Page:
Sunday, 24 June 2012

Astronot (PC/Mac/iOS)


You know, I appreciate that I'm very lucky being captain of the good ship RGCD. Besides ordering my loyal crew about and having the lion's share of the rum, the main perk of the job is that I get free choice of the games to review before anyone else. This of course is the reason why most of the scores I give are so high - I tend to only choose games that I know I'll enjoy, which is great because the developers receive positive feedback on their work delivered with real passion. However, occasionally I get it woefully wrong and inadvertently pick up a stinker of a game - and please, believe me when I say that there's little I hate more than crushing someone's work in a critical write up. There is no pleasure involved in this whatsoever, but alas, it's a dirty job and someone has to do it.

Enter Astronot. My intrigue was first piqued by the rather bizarre and possibly deliberately dreadful game trailer that was forwarded to me by my comrade Peter Redmer. Despite the crude visuals, the 'lowly interstellar garbage collector crashed on an alien world populated by strange beings' synopsis sounded promising. So I took a gamble, put my name down against the game on our internal reviews list and handed over my £0.79 to Wade McGillis.

Although Astronot is also available for Mac and iOS, I won't further punish myself by purchasing another copy of the game, so this review will concentrate on the PC version. And I am sorry to say that even from the beginning the signs were not good - when was the last time you bought a game and were confronted by an obtrusive DOS command box running adjacent to the non-resizeable game window? Is this a debug version that was released by mistake? Or is this supposedly part of the retro ambiance? And what are these "Failed to load sound from memory: File is in an unknown format" messages that I see popping up amongst the constant stream of game data? A bug like this is on the titlescreen? Wow. At least running the game in full screen would have hidden this - but nope, there's not even an option to do that in the nonsensical 'sometimes controlled by keys, sometimes controlled by mouse' menu system.


Then there's the presentation. Being a site that focuses on new games for 8-Bit systems, at RGCD we know the difference between authentic 8-Bit pixel art and just plain old bad graphics. Likewise, we can't be fooled that repetitive two-channel bleeps, buzzes and bloops is a fair representation of what a retro game sounds like. Labelling Astronot as '8-Bit' is quite frankly insulting to 8-Bit machines. I mean, I might have been impressed if this was a game for the C16/Plus4 or VIC20, but as a commercial indie PC/iOS release? Not a chance. Astronot doesn't even give an indication as to what machine it is imitating (like Terry Cavanagh did with the C64-aping VVVVVV), so I can only assume that the uninspired low resolution art and sound is either due to a lack of talent or a deliberate and unexplained art choice.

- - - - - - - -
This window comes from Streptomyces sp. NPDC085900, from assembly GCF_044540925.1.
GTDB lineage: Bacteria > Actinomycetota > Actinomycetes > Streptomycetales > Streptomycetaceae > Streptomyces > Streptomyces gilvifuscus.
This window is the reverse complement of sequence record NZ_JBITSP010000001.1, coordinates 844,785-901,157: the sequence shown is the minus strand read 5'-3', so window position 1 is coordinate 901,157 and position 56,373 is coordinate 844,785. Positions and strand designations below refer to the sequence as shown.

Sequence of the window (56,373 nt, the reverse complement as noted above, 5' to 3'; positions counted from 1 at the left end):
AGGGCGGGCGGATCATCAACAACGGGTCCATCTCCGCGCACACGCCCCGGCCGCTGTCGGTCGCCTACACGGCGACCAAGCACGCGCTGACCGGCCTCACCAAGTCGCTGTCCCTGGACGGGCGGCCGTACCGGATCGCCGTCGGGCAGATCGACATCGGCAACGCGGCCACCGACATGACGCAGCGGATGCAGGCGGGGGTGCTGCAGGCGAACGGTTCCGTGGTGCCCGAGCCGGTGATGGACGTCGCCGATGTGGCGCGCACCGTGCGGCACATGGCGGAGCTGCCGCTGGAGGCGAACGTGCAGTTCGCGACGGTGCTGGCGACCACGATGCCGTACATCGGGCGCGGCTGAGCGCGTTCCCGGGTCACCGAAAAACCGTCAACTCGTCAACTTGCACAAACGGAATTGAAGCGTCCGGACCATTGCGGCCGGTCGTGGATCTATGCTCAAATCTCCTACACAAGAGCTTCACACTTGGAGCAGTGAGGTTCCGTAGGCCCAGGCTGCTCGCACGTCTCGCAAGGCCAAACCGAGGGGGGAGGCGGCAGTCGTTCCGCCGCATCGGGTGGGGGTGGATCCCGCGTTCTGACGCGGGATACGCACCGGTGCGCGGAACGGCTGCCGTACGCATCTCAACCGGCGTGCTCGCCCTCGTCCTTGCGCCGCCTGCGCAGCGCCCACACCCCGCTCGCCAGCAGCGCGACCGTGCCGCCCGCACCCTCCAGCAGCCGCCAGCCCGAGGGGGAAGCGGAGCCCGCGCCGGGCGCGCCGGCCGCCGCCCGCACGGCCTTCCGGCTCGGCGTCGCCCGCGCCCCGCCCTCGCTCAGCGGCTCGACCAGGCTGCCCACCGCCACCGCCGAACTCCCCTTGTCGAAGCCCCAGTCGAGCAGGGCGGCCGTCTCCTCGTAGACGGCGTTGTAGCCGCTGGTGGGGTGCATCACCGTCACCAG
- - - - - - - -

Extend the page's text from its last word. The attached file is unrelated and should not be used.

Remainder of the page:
So far, not so good. However, this is probably because the developer spent his time concentrating on game design rather than boring game options and presentation, right? If only.

Described as a Metroidvania, Astronot is certainly a big and non-linear game. Initially armed with your peashooter laser gun and a pathetic jump height your exploration options are limited. However, after just a few screens in you'll be free to leap over previous obstacles and wander around most of the map. There are switches to flip (although these are far from obvious) and enemies to kill, transporters and even a few boss battles thrown in too. But, with graphics this limited (8x8 tiles) and a complete lack of story, goal or even an explanation as to what you are looking for, it all feels pretty pointless.


My favourite part of playing Astronot was experienced after meandering aimlessly for a while through the lava mines. Without warning, I stumbled upon a happy looking giant green bloke stood in an area full of skulls and columns. Unsure what to do, I shot him and was congratulated for collecting "all 40 green items". Checking my inventory I see that I have so far collected one green square. Nice. He then proceeds to tell me that he hasn't got a prize or reward for me, but perhaps I should return after the game has been updated. Hmmm. This means that Astronot was actually shipped knowingly unfinished and seriously bugged - and with no mention of this on the game's webpage. Unforgivable.

Is it supposed to be a big joke? Did I miss something? Do I need to be some sort of hipster to appreciate the genius behind this? I really don't know.

All I do know is that after an hour's play I am seriously underwhelmed. With that much time invested I should by now be fully immersed in the adventure, but instead I just feel mildly bored and bemused. "So many sights and sounds!", "So many things to do!" the awful trailer song boasts. That may be true, but what is the point when the experience of doing so is ultimately joyless? Astronot is a game that I will not be playing again. Don't believe the hype.


Download the demo/buy the game here (from Wade McGillis' website)
1 out of 5